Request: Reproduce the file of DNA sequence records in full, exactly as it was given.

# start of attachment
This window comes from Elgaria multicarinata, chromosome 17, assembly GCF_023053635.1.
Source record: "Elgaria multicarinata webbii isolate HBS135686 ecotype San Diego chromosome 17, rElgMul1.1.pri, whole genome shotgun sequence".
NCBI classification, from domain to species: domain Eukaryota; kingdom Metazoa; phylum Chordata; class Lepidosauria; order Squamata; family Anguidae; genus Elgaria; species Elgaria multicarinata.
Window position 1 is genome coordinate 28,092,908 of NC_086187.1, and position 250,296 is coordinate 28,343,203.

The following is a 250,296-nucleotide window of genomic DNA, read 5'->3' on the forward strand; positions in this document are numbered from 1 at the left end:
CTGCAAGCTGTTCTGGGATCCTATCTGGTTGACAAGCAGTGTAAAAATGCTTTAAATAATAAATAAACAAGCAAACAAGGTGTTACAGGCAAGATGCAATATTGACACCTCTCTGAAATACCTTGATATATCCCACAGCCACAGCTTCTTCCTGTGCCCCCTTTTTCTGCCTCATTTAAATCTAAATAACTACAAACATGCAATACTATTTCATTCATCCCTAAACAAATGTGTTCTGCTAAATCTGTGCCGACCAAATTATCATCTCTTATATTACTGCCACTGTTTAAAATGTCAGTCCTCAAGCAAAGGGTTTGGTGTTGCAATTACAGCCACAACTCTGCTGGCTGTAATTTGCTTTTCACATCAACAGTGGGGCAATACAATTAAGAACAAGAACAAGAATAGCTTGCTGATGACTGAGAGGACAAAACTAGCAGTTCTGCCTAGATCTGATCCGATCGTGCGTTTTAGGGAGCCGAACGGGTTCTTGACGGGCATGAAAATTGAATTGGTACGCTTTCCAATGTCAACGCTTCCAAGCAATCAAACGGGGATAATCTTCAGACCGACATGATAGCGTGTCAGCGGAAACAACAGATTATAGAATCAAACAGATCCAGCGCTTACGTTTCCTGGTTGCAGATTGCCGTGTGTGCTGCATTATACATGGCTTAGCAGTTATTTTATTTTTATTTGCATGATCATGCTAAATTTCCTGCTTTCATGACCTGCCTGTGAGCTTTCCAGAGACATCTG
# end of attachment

This window comes from Elgaria multicarinata, chromosome 17, assembly GCF_023053635.1.
Source record: "Elgaria multicarinata webbii isolate HBS135686 ecotype San Diego chromosome 17, rElgMul1.1.pri, whole genome shotgun sequence".
NCBI classification, from domain to species: domain Eukaryota; kingdom Metazoa; phylum Chordata; class Lepidosauria; order Squamata; family Anguidae; genus Elgaria; species Elgaria multicarinata.
Window position 1 is genome coordinate 28,092,908 of NC_086187.1, and position 250,296 is coordinate 28,343,203.

The following is a 250,296-nucleotide window of genomic DNA, read 5'->3' on the forward strand; positions in this document are numbered from 1 at the left end:
CTGCAAGCTGTTCTGGGATCCTATCTGGTTGACAAGCAGTGTAAAAATGCTTTAAATAATAAATAAACAAGCAAACAAGGTGTTACAGGCAAGATGCAATATTGACACCTCTCTGAAATACCTTGATATATCCCACAGCCACAGCTTCTTCCTGTGCCCCCTTTTTCTGCCTCATTTAAATCTAAATAACTACAAACATGCAATACTATTTCATTCATCCCTAAACAAATGTGTTCTGCTAAATCTGTGCCGACCAAATTATCATCTCTTATATTACTGCCACTGTTTAAAATGTCAGTCCTCAAGCAAAGGGTTTGGTGTTGCAATTACAGCCACAACTCTGCTGGCTGTAATTTGCTTTTCACATCAACAGTGGGGCAATACAATTAAGAACAAGAACAAGAATAGCTTGCTGATGACTGAGAGGACAAAACTAGCAGTTCTGCCTAGATCTGATCCGATCGTGCGTTTTAGGGAGCCGAACGGGTTCTTGACGGGCATGAAAATTGAATTGGTACGCTTTCCAATGTCAACGCTTCCAAGCAATCAAACGGGGATAATCTTCAGACCGACATGATAGCGTGTCAGCGGAAACAACAGATTATAGAATCAAACAGATCCAGCGCTTACGTTTCCTGGTTGCAGATTGCCGTGTGTGCTGCATTATACATGGCTTAGCAGTTATTTTATTTTTATTTGCATGATCATGCTAAATTTCCTGCTTTCATGACCTGCCTGTGAGCTTTCCAGAGACATCTG